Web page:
Still, there are important differences between the infrastructure and buyout sides of the business.
“The investment professionals for infrastructure are totally different – we have our industrial professionals and they have theirs. But the investment strategy is the same. Our industrial acceleration model, the access to the industrialists, our operational and governance models – all of that is the same,” explains Blecher.
The other thread that runs throughout the entire EQT group is its approach to value creation. Call it a private equity approach or call it what you will, but you will not find Blecher’s infrastructure team buying availability-based school public-private partnerships somewhere in the UK.
“Very passive assets where there is nothing to do from an operational perspective don’t interest us,” Blecher deadpans. But he is open-minded about the different routes into infrastructure investing.
“There are different models for investing in infrastructure. We look at certain criteria. Firstly, the assets [we invest in] must provide essential services to society; then after that, we look at cash flow and earnings – there must be stability and visibility on cash flow and earnings and high barriers to entry, he adds.
“And then what differentiates EQT from other funds is that there must be an operational value-creation potential – that is a key differentiator between us and many of the other infrastructure funds,” Blecher concludes.
Blecher explains the firm put a hard cap on the fund because the team is “focused on mid-size transactions and we didn’t want the fund to be too large”. But even though EQT also targets the mid-market, it employs a diametrically opposed strategy to last month’s Insider interviewee, French fund manager OFI InfraVia.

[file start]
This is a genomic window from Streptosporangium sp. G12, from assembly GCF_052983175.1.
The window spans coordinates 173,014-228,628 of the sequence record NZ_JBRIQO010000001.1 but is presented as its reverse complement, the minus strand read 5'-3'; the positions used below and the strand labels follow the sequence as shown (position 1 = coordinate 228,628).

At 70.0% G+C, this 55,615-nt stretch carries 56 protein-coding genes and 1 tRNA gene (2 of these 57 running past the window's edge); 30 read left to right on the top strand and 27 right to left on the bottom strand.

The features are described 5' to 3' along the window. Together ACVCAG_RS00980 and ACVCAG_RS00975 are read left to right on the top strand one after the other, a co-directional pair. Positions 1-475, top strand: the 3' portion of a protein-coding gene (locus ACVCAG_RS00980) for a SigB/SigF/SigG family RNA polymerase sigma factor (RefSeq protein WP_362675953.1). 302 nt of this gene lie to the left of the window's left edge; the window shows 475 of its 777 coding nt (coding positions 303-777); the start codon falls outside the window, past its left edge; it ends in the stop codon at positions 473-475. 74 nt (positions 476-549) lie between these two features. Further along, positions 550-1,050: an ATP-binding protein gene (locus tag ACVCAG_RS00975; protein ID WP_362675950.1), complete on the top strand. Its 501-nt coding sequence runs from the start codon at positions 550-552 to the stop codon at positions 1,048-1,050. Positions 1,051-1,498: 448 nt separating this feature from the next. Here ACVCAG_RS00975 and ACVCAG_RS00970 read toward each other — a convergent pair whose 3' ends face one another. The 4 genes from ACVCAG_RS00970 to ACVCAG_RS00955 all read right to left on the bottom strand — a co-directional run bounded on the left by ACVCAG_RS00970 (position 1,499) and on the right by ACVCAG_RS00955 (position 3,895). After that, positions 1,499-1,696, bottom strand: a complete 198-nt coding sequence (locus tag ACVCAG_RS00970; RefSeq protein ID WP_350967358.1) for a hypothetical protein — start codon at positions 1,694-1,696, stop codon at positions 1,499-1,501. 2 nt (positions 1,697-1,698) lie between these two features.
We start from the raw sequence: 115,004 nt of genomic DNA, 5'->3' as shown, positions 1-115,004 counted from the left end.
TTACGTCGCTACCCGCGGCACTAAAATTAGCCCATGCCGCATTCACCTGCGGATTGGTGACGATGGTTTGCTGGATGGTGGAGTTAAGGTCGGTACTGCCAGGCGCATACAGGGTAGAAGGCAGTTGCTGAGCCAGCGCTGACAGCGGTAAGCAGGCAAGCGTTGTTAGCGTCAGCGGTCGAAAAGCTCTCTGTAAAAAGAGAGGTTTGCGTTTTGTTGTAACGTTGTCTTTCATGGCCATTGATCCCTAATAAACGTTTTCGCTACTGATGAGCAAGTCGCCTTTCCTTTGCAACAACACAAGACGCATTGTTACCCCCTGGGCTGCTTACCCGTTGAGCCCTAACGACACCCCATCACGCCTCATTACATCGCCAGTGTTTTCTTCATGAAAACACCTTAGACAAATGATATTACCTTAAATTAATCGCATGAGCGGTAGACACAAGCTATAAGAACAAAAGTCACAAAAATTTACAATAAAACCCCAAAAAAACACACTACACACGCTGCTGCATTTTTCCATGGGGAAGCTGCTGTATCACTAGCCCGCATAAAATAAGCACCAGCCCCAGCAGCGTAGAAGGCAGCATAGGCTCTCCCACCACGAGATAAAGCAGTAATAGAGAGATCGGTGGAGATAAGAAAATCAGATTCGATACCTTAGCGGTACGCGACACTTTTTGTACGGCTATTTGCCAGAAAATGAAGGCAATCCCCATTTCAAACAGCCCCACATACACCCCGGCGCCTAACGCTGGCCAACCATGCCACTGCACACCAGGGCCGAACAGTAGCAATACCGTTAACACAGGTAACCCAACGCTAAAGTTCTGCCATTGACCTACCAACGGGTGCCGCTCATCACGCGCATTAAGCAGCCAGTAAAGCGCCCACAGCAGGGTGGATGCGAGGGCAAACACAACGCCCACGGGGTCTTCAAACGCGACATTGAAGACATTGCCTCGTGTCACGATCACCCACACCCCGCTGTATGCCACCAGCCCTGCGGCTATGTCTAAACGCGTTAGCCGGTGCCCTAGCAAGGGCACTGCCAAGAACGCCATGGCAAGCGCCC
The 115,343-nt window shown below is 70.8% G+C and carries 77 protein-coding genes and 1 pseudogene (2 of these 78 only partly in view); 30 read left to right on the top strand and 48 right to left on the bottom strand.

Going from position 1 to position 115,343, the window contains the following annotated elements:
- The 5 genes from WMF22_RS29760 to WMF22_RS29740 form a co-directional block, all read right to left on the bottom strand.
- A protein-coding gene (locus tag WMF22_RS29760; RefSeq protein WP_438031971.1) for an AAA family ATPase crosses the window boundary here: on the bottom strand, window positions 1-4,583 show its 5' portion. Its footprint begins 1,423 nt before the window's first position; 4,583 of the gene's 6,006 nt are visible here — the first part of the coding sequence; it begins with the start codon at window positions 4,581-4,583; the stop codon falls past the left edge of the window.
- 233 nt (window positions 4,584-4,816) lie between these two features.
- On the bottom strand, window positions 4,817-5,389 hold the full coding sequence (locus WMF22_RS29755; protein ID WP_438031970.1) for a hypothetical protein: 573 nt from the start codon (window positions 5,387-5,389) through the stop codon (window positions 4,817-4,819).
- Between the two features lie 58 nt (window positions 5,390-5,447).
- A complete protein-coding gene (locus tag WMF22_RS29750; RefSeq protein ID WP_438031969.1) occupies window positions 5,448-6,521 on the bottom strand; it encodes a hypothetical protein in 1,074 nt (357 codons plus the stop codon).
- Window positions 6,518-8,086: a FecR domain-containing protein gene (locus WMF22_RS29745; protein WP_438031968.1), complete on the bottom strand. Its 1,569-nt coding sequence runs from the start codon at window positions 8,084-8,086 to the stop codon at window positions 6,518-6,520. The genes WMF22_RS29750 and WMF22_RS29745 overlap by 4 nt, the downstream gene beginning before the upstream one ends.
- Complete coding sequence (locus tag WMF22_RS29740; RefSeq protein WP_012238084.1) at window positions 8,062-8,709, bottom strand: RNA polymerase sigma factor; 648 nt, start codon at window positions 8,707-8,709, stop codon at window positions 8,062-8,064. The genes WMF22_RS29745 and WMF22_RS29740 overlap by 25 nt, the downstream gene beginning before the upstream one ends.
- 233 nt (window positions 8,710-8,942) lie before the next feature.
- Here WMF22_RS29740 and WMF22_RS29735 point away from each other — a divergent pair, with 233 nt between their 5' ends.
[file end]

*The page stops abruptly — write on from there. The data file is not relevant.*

As OFI InfraVia president Vincent Levita told Infrastructure Investor in that article: “What we want is to take real asset risk. We don’t want to invest in a company which relies on a growth story; we want to invest in an asset that relies on demonstrated demand.”
EQT’s infrastructure team, on the other hand, won’t go near an asset if it can’t see a growth story for it.
“EQT tends to buy good companies which are then developed to their full potential,” Blecher offers. “We are not a restructuring organisation, so we don’t normally go into a company to slash costs and fire people. EQT has a history of actually growing the number of employees at our companies by an average of more than 10 percent per year.”
“EQT invests in growth and efficiency. Each company is different of course, so with some companies we focus more on growth than efficiency and with others it’s the other way around,” he adds. That strategy should translate into some high returns for its infrastructure funds. Blecher declines to talk numbers, but admits EQT is targeting returns in the “mid-to-high teens”.
So far, EQT has only exited one asset, US power plant Midland Cogeneration Venture (MCV) – the first investment from its debut infrastructure fund – which it sold to Borealis Infrastructure, the infrastructure investment arm of Ontario Municipal Employees Retirement System. But if market rumours are correct, EQT has netted an internal rate of return of 40 percent from MCV.
Predictably, Blecher is not commenting on how much EQT made from the deal. But it’s still possible to get a decent insight. The 1,633-megawatt plant, which opened in 1991, saw its sales increase by 27 percent and its earnings before interest, tax, depreciation and amortisation (EBITDA) rise by 49 percent from 2009 – when EQT and Fortistar bought the plant from an affiliate of the Blackstone Group – to 2012, when it sold it to Borealis, EQT revealed when announcing the sale.